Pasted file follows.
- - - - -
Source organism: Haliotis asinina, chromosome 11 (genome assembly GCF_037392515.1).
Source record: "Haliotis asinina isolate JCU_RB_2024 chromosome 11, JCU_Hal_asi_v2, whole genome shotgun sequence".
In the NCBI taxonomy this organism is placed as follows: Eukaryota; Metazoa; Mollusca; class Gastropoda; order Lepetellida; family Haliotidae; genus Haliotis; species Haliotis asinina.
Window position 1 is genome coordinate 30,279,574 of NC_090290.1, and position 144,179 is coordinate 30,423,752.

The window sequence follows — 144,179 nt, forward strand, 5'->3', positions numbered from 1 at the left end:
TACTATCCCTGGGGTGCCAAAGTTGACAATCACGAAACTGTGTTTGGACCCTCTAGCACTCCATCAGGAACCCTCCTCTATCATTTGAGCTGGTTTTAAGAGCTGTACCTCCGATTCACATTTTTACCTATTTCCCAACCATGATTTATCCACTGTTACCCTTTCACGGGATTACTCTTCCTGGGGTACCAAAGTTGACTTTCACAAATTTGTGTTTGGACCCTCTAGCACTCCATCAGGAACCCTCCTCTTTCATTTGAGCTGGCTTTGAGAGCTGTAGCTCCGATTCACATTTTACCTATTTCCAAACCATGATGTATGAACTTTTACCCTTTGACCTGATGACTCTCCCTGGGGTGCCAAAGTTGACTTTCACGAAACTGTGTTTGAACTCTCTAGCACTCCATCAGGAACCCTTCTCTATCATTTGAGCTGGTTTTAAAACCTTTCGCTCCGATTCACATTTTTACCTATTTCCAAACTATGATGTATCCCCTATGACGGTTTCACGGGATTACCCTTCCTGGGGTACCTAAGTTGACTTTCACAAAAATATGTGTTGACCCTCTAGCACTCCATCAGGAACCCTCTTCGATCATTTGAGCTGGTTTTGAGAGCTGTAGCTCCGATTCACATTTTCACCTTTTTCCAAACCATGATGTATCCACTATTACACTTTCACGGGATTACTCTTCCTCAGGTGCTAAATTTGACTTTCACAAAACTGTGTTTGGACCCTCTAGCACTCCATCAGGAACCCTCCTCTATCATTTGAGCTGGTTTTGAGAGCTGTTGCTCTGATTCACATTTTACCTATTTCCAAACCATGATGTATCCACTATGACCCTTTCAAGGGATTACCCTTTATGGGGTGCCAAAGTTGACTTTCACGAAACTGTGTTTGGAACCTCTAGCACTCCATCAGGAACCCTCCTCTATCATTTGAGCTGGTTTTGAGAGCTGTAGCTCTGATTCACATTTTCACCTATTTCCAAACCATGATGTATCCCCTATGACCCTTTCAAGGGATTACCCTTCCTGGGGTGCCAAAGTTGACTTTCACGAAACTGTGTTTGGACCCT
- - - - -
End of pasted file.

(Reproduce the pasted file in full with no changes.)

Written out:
Source organism: Haliotis asinina, chromosome 11 (genome assembly GCF_037392515.1).
Source record: "Haliotis asinina isolate JCU_RB_2024 chromosome 11, JCU_Hal_asi_v2, whole genome shotgun sequence".
In the NCBI taxonomy this organism is placed as follows: Eukaryota; Metazoa; Mollusca; class Gastropoda; order Lepetellida; family Haliotidae; genus Haliotis; species Haliotis asinina.
Window position 1 is genome coordinate 30,279,574 of NC_090290.1, and position 144,179 is coordinate 30,423,752.

The window sequence follows — 144,179 nt, forward strand, 5'->3', positions numbered from 1 at the left end:
TACTATCCCTGGGGTGCCAAAGTTGACAATCACGAAACTGTGTTTGGACCCTCTAGCACTCCATCAGGAACCCTCCTCTATCATTTGAGCTGGTTTTAAGAGCTGTACCTCCGATTCACATTTTTACCTATTTCCCAACCATGATTTATCCACTGTTACCCTTTCACGGGATTACTCTTCCTGGGGTACCAAAGTTGACTTTCACAAATTTGTGTTTGGACCCTCTAGCACTCCATCAGGAACCCTCCTCTTTCATTTGAGCTGGCTTTGAGAGCTGTAGCTCCGATTCACATTTTACCTATTTCCAAACCATGATGTATGAACTTTTACCCTTTGACCTGATGACTCTCCCTGGGGTGCCAAAGTTGACTTTCACGAAACTGTGTTTGAACTCTCTAGCACTCCATCAGGAACCCTTCTCTATCATTTGAGCTGGTTTTAAAACCTTTCGCTCCGATTCACATTTTTACCTATTTCCAAACTATGATGTATCCCCTATGACGGTTTCACGGGATTACCCTTCCTGGGGTACCTAAGTTGACTTTCACAAAAATATGTGTTGACCCTCTAGCACTCCATCAGGAACCCTCTTCGATCATTTGAGCTGGTTTTGAGAGCTGTAGCTCCGATTCACATTTTCACCTTTTTCCAAACCATGATGTATCCACTATTACACTTTCACGGGATTACTCTTCCTCAGGTGCTAAATTTGACTTTCACAAAACTGTGTTTGGACCCTCTAGCACTCCATCAGGAACCCTCCTCTATCATTTGAGCTGGTTTTGAGAGCTGTTGCTCTGATTCACATTTTACCTATTTCCAAACCATGATGTATCCACTATGACCCTTTCAAGGGATTACCCTTTATGGGGTGCCAAAGTTGACTTTCACGAAACTGTGTTTGGAACCTCTAGCACTCCATCAGGAACCCTCCTCTATCATTTGAGCTGGTTTTGAGAGCTGTAGCTCTGATTCACATTTTCACCTATTTCCAAACCATGATGTATCCCCTATGACCCTTTCAAGGGATTACCCTTCCTGGGGTGCCAAAGTTGACTTTCACGAAACTGTGTTTGGACCCT